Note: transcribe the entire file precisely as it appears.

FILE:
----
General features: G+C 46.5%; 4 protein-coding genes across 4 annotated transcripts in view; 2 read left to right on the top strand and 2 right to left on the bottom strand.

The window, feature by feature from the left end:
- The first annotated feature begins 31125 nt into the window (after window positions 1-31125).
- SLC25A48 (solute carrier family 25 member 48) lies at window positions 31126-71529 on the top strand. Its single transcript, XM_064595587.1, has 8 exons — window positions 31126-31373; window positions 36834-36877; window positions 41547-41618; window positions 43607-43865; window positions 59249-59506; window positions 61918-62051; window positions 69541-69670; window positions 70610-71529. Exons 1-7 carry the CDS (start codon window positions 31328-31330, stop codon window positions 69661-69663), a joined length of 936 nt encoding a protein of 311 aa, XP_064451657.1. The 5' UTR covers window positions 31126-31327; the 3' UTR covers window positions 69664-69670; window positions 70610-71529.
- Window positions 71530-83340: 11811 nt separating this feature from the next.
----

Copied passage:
General features: G+C 46.5%; 4 protein-coding genes across 4 annotated transcripts in view; 2 read left to right on the top strand and 2 right to left on the bottom strand.

The window, feature by feature from the left end:
- The first annotated feature begins 31125 nt into the window (after window positions 1-31125).
- SLC25A48 (solute carrier family 25 member 48) lies at window positions 31126-71529 on the top strand. Its single transcript, XM_064595587.1, has 8 exons — window positions 31126-31373; window positions 36834-36877; window positions 41547-41618; window positions 43607-43865; window positions 59249-59506; window positions 61918-62051; window positions 69541-69670; window positions 70610-71529. Exons 1-7 carry the CDS (start codon window positions 31328-31330, stop codon window positions 69661-69663), a joined length of 936 nt encoding a protein of 311 aa, XP_064451657.1. The 5' UTR covers window positions 31126-31327; the 3' UTR covers window positions 69664-69670; window positions 70610-71529.
- Window positions 71530-83340: 11811 nt separating this feature from the next.